These insights are important because they give an objective and more granular picture of whose education was most affected by the pandemic, the risk factors that were most amplified, the needs that policy and service responses need to address, and courses of action that the existing evidence suggests may be effective in addressing those needs.

The sections below highlight key findings from each report.

Pillar 1 Report – Key Findings

The first report from the study (1) describes what we knew about the three cohorts prior to the pandemic and (2) reviews the international literature and public documents released from state and territory governments to describe early educational responses to the pandemic disruptions.  The study recognises that learning outcomes are influenced by many factors across a young person’s life, including themselves, their family, their school, their community and the wider social environment. Drawing on that understanding, the study has several important findings:

Pillar 2 Report – Key Findings

The second report examines large education data sets in New South Wales and Tasmania to identify aspects of educational disadvantage that were exacerbated because of the pandemic.  It also analyses interviews with young people experiencing disadvantage and their families, academic experts, and leading service providers to shed light on students’ experience of education through lockdown that were not apparent in the larger data sets.  This part of the study began before it became apparent that Victoria would have a longer lockdown than other states, and it does not include statewide data from Victoria.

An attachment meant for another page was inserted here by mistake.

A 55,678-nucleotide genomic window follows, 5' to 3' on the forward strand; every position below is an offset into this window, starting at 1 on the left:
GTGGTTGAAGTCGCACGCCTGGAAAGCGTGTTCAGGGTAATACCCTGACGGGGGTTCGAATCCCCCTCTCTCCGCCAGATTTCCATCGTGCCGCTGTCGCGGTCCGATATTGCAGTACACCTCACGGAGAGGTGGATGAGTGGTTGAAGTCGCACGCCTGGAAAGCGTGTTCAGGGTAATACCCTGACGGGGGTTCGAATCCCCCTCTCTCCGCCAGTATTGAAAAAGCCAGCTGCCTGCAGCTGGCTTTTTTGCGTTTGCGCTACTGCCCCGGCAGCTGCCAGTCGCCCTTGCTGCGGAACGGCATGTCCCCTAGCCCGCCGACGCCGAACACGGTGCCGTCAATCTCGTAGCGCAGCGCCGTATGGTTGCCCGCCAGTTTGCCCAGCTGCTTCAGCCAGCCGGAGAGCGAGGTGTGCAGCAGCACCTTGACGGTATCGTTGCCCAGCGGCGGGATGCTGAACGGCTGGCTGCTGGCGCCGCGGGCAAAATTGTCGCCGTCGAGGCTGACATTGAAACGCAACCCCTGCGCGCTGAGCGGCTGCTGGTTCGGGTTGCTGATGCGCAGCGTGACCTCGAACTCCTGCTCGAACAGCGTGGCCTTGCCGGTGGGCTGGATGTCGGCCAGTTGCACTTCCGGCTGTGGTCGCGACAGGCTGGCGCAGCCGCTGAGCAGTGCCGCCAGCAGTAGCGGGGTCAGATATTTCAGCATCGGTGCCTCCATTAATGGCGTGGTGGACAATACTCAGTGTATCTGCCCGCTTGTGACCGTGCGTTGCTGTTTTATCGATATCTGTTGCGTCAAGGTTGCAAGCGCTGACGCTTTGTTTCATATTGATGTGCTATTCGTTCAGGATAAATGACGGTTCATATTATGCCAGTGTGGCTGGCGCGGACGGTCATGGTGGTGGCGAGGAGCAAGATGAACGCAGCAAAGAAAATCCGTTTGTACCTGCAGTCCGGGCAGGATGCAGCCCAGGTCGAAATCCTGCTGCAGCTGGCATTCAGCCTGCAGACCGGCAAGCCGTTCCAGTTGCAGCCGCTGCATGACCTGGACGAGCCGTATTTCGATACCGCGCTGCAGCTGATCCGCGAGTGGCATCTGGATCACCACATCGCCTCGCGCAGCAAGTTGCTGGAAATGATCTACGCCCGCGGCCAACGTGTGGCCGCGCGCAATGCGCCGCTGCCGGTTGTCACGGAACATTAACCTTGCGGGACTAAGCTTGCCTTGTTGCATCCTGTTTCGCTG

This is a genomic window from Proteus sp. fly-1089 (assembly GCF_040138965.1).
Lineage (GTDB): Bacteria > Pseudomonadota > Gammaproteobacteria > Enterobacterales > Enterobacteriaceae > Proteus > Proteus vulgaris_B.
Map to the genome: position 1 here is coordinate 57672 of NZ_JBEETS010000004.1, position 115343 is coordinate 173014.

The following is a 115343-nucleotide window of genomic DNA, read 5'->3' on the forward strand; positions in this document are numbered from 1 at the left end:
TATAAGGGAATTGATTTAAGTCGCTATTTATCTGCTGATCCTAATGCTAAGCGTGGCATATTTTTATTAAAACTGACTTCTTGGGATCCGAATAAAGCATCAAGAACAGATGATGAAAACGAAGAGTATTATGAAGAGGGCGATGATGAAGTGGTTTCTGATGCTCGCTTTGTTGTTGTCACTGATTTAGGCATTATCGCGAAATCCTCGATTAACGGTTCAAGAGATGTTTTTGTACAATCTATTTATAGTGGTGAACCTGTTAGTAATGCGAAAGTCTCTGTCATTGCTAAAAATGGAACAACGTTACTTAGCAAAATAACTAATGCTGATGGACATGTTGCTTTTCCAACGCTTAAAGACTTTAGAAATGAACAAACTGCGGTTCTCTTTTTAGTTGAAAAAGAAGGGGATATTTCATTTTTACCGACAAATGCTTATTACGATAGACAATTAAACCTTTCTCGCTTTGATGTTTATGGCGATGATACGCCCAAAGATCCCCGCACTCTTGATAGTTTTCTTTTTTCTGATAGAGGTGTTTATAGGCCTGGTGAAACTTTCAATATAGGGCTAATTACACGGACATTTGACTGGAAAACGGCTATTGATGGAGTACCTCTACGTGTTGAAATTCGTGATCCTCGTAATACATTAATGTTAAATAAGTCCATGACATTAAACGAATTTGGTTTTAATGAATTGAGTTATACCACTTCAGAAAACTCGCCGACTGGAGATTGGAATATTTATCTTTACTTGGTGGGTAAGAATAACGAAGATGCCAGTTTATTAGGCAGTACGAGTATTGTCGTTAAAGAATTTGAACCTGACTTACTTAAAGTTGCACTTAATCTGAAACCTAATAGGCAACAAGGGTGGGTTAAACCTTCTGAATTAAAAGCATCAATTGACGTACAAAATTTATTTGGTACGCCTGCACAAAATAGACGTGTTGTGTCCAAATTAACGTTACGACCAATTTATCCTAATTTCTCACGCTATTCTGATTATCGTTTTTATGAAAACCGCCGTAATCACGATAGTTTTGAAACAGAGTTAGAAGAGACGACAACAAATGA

The report has several important findings.

  1. Gaps in student engagement in learning did not widen during the lockdown period between two cohorts and their more advantaged peers.
  2. Attendance gaps grew for two cohorts of students – those starting school developmentally vulnerable and senior students at risk of disengaging from education – and the increased gap for the senior students was potentially caused by the pandemic.
  3. Available data on students who had contact with the child protection system did not allow the researchers to draw conclusions about the impact of the pandemic on their learning.
  4. Students reported negative impacts on their wellbeing because they felt ‘stuck’ in one location, they had fewer opportunities than normal for family, social and peer connections, and they were not able to mark important milestones or events, such as family trips and graduations.